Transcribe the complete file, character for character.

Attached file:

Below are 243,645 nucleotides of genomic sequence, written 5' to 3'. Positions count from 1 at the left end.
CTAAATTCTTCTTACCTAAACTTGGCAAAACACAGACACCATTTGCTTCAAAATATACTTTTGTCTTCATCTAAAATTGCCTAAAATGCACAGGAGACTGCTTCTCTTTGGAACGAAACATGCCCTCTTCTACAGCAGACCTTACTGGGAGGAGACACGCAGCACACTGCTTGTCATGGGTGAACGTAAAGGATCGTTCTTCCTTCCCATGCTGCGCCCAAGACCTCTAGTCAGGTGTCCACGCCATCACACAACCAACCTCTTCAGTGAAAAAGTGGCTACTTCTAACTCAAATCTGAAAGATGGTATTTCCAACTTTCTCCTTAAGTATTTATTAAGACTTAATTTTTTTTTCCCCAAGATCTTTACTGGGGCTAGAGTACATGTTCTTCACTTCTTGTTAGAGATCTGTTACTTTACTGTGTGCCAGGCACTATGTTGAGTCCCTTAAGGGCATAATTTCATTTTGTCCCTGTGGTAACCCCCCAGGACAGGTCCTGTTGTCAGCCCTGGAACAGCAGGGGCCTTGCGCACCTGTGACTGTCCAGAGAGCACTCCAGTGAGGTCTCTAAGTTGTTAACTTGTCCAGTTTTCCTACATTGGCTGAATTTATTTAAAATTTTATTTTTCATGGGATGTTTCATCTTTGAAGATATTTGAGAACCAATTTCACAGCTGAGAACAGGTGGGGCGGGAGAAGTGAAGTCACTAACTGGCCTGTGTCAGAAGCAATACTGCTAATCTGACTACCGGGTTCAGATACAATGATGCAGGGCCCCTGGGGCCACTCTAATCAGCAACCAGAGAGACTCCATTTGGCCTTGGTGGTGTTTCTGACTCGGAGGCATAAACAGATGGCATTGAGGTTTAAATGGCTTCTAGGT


Below are 243,645 nucleotides of genomic sequence, written 5' to 3'. Positions count from 1 at the left end.
CTAAATTCTTCTTACCTAAACTTGGCAAAACACAGACACCATTTGCTTCAAAATATACTTTTGTCTTCATCTAAAATTGCCTAAAATGCACAGGAGACTGCTTCTCTTTGGAACGAAACATGCCCTCTTCTACAGCAGACCTTACTGGGAGGAGACACGCAGCACACTGCTTGTCATGGGTGAACGTAAAGGATCGTTCTTCCTTCCCATGCTGCGCCCAAGACCTCTAGTCAGGTGTCCACGCCATCACACAACCAACCTCTTCAGTGAAAAAGTGGCTACTTCTAACTCAAATCTGAAAGATGGTATTTCCAACTTTCTCCTTAAGTATTTATTAAGACTTAATTTTTTTTTCCCCAAGATCTTTACTGGGGCTAGAGTACATGTTCTTCACTTCTTGTTAGAGATCTGTTACTTTACTGTGTGCCAGGCACTATGTTGAGTCCCTTAAGGGCATAATTTCATTTTGTCCCTGTGGTAACCCCCCAGGACAGGTCCTGTTGTCAGCCCTGGAACAGCAGGGGCCTTGCGCACCTGTGACTGTCCAGAGAGCACTCCAGTGAGGTCTCTAAGTTGTTAACTTGTCCAGTTTTCCTACATTGGCTGAATTTATTTAAAATTTTATTTTTCATGGGATGTTTCATCTTTGAAGATATTTGAGAACCAATTTCACAGCTGAGAACAGGTGGGGCGGGAGAAGTGAAGTCACTAACTGGCCTGTGTCAGAAGCAATACTGCTAATCTGACTACCGGGTTCAGATACAATGATGCAGGGCCCCTGGGGCCACTCTAATCAGCAACCAGAGAGACTCCATTTGGCCTTGGTGGTGTTTCTGACTCGGAGGCATAAACAGATGGCATTGAGGTTTAAATGGCTTCTAGGT